When the four greatest super-criminals ever to plague Gotham City join forces, their only objective can only be the entire world! Armed with Penguin-personalized a pre-atomic submarine, an army of ruthless pirates, exploding sharks and octopi, and an arsenal of polaris missiles, the Joker, the Penguin, the Riddler and the Catwoman have set their sights on the United World Security Council! Can the dynamic duo, Batman and Robin, stop the United Underworld before its too late? Will they save the Security Council from almost certain dehydration? Can they possibly save the free world from the four most powerful arch-villains it has ever seen? One hint: The worst is yet to come...!
Directed by: Leslie H. Martinson
. Starring: Adam West
, Burt Ward
, Lee Meriwether
, Cesar Romero
, Burgess Meredith
, Frank Gorshin
, Alan Napier
, Neil Hamilton
, Stafford Repp
, Madge Blake
, Reginald Denny
, Milton Frome
, Gil Perkins
. Music by: Nelson Riddle
Incredible as it may seem, it was fifty years ago today that this movie originally premiered at the Paramount Theatre in Austin, Texas on 30 July 1966. It's a substantially different entity from the TV series, to which frankly it doesn't really do justice. The series looks better with each passing year with its clean lines and pristine, saturated colours which more resemble the dynamism and visual clarity of an actual comic strip than the murky recent big screen offerings. Despite the supposedly juvenile demographic of this 'Batman', it has more literate dialogue than any modern superhero movie: could you imagine Christian Bale's Batman possessing the vocabulary to employ a phrase like "human jetsam"?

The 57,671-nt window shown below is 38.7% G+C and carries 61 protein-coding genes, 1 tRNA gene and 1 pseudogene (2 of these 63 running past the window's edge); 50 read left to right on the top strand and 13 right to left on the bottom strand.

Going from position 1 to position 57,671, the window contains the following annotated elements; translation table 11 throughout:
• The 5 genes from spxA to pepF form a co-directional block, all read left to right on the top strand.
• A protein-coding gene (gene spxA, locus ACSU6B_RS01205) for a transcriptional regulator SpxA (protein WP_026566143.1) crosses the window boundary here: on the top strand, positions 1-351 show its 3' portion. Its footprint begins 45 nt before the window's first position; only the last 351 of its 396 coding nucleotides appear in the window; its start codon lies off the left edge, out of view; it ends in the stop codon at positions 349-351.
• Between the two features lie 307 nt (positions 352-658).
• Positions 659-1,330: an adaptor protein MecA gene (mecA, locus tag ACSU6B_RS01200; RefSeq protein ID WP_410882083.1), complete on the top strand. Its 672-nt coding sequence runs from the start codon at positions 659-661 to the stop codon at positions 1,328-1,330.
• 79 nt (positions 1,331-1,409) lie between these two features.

But at 105 minutes the movie feels overstretched and rambling, and I miss the narration by producer William Dozier that was so much part of the TV series. The bigger budget meant the producers could splash out on The Penguin's submarine along with the Batboat, Batcopter, and Batcycle; which came in handy as embellishments to seasons Two & Three, but which for me slow the action down (I find The Penguin's sub very confining during the latter half of the movie, and staging the final punch-up on it's narrow deck feels more cramped than similar showdowns in the TV series; especially as it's obviously shot on the studio tank in front of a painted backdrop of the sky). On the plus side there are none of those endless back stories for each villain that take up so much of more recent Batman movies; although the fact that The Catwoman is already a "known supercriminal" with a long career in larceny already behind her, yet Batman doesn't immediately recognise her at a press conference masquerading as Kitanya Irenya Tatanya Karenska Alisoff of the 'Moscow Bugle' really does strain credibility, even by the standards of an unabashed piece of hokum like this.